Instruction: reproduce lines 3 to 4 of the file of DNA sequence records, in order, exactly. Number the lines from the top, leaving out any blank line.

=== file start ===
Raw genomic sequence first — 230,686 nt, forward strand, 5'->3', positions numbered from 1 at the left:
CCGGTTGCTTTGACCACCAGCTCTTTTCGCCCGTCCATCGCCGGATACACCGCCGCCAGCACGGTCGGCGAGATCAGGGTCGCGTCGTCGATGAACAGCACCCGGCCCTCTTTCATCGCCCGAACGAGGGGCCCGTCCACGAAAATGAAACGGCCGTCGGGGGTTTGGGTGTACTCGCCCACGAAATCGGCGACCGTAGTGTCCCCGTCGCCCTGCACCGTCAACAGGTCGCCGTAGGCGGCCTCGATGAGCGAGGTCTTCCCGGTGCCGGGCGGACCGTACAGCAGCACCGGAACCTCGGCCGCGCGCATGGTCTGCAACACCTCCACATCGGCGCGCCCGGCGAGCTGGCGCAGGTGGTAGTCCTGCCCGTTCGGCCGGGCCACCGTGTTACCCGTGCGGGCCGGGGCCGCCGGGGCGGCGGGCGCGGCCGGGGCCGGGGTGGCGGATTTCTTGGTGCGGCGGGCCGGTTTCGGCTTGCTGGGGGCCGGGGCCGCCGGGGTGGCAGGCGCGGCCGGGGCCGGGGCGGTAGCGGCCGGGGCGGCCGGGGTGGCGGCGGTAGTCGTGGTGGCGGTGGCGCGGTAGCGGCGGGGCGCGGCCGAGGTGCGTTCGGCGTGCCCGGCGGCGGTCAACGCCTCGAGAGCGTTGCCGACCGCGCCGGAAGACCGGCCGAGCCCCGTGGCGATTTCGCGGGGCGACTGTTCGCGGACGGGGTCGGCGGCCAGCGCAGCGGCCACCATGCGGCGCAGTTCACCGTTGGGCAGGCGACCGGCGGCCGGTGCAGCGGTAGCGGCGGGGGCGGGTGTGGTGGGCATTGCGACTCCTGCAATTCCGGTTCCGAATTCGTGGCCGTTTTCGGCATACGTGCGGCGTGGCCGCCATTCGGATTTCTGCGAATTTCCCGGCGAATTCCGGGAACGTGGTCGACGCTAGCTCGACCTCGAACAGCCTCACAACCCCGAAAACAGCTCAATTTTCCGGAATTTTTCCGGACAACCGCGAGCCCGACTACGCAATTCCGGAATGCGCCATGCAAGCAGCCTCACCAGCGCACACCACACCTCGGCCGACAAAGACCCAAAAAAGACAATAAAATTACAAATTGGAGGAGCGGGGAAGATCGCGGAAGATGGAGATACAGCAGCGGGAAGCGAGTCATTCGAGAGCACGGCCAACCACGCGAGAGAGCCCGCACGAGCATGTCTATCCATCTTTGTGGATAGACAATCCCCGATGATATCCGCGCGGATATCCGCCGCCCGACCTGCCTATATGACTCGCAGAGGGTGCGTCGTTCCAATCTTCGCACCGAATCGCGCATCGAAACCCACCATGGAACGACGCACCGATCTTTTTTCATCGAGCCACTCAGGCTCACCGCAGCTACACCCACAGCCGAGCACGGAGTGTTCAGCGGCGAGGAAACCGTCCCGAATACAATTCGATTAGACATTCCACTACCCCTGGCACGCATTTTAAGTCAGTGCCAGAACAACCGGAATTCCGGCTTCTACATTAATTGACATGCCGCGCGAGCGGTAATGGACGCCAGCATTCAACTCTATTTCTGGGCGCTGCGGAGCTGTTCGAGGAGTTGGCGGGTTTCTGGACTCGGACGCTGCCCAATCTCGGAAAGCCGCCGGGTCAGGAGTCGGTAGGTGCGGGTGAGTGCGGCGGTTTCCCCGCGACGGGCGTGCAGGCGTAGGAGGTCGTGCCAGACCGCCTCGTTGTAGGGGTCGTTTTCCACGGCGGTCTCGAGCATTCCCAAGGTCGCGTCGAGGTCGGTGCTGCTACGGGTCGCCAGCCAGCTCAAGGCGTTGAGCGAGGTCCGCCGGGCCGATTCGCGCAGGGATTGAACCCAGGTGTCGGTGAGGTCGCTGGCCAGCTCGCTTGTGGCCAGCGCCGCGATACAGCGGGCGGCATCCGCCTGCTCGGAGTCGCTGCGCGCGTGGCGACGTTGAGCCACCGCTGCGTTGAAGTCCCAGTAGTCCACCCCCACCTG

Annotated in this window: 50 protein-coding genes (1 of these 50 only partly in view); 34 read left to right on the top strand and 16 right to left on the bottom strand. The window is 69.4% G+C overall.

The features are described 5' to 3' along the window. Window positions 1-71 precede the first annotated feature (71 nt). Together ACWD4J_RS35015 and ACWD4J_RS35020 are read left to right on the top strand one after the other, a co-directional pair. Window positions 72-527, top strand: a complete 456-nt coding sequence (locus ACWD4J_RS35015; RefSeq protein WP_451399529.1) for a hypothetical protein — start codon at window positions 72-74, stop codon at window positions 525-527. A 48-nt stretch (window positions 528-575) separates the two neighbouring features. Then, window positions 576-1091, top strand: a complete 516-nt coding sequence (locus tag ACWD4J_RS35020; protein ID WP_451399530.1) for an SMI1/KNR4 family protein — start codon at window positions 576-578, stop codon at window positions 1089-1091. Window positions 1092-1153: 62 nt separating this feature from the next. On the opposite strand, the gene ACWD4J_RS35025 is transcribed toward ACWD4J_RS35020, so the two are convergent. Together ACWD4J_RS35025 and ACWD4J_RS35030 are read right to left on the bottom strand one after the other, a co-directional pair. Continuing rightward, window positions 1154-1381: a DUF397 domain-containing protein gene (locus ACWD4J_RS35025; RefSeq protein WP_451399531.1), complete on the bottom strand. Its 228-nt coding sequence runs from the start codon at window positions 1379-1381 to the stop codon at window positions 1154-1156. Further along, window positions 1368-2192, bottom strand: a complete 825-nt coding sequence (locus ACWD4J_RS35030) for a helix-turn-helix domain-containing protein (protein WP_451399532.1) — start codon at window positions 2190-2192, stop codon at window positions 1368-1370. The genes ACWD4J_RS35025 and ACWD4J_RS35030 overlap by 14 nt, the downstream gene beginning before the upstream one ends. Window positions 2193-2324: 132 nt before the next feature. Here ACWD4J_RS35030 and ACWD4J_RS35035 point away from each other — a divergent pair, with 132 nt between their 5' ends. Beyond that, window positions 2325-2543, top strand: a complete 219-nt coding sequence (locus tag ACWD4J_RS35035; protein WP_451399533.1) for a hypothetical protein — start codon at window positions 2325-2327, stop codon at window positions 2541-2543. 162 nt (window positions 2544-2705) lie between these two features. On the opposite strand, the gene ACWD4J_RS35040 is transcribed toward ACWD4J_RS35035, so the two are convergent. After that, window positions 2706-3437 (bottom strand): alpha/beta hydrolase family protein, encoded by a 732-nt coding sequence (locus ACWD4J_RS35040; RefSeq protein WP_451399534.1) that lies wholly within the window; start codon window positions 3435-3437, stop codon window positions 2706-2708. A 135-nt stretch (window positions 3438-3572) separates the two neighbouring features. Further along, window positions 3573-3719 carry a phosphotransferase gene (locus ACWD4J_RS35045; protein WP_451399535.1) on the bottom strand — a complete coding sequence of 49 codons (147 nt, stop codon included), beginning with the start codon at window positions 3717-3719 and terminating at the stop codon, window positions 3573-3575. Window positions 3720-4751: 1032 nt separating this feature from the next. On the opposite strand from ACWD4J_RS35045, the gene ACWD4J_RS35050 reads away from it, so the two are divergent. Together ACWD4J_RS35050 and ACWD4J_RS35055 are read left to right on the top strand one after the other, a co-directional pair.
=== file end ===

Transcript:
Annotated in this window: 50 protein-coding genes (1 of these 50 only partly in view); 34 read left to right on the top strand and 16 right to left on the bottom strand. The window is 69.4% G+C overall.

The features are described 5' to 3' along the window. Window positions 1-71 precede the first annotated feature (71 nt). Together ACWD4J_RS35015 and ACWD4J_RS35020 are read left to right on the top strand one after the other, a co-directional pair. Window positions 72-527, top strand: a complete 456-nt coding sequence (locus ACWD4J_RS35015; RefSeq protein WP_451399529.1) for a hypothetical protein — start codon at window positions 72-74, stop codon at window positions 525-527. A 48-nt stretch (window positions 528-575) separates the two neighbouring features. Then, window positions 576-1091, top strand: a complete 516-nt coding sequence (locus tag ACWD4J_RS35020; protein ID WP_451399530.1) for an SMI1/KNR4 family protein — start codon at window positions 576-578, stop codon at window positions 1089-1091. Window positions 1092-1153: 62 nt separating this feature from the next. On the opposite strand, the gene ACWD4J_RS35025 is transcribed toward ACWD4J_RS35020, so the two are convergent. Together ACWD4J_RS35025 and ACWD4J_RS35030 are read right to left on the bottom strand one after the other, a co-directional pair. Continuing rightward, window positions 1154-1381: a DUF397 domain-containing protein gene (locus ACWD4J_RS35025; RefSeq protein WP_451399531.1), complete on the bottom strand. Its 228-nt coding sequence runs from the start codon at window positions 1379-1381 to the stop codon at window positions 1154-1156. Further along, window positions 1368-2192, bottom strand: a complete 825-nt coding sequence (locus ACWD4J_RS35030) for a helix-turn-helix domain-containing protein (protein WP_451399532.1) — start codon at window positions 2190-2192, stop codon at window positions 1368-1370. The genes ACWD4J_RS35025 and ACWD4J_RS35030 overlap by 14 nt, the downstream gene beginning before the upstream one ends. Window positions 2193-2324: 132 nt before the next feature. Here ACWD4J_RS35030 and ACWD4J_RS35035 point away from each other — a divergent pair, with 132 nt between their 5' ends. Beyond that, window positions 2325-2543, top strand: a complete 219-nt coding sequence (locus tag ACWD4J_RS35035; protein WP_451399533.1) for a hypothetical protein — start codon at window positions 2325-2327, stop codon at window positions 2541-2543. 162 nt (window positions 2544-2705) lie between these two features. On the opposite strand, the gene ACWD4J_RS35040 is transcribed toward ACWD4J_RS35035, so the two are convergent. After that, window positions 2706-3437 (bottom strand): alpha/beta hydrolase family protein, encoded by a 732-nt coding sequence (locus ACWD4J_RS35040; RefSeq protein WP_451399534.1) that lies wholly within the window; start codon window positions 3435-3437, stop codon window positions 2706-2708. A 135-nt stretch (window positions 3438-3572) separates the two neighbouring features. Further along, window positions 3573-3719 carry a phosphotransferase gene (locus ACWD4J_RS35045; protein WP_451399535.1) on the bottom strand — a complete coding sequence of 49 codons (147 nt, stop codon included), beginning with the start codon at window positions 3717-3719 and terminating at the stop codon, window positions 3573-3575. Window positions 3720-4751: 1032 nt separating this feature from the next. On the opposite strand from ACWD4J_RS35045, the gene ACWD4J_RS35050 reads away from it, so the two are divergent. Together ACWD4J_RS35050 and ACWD4J_RS35055 are read left to right on the top strand one after the other, a co-directional pair.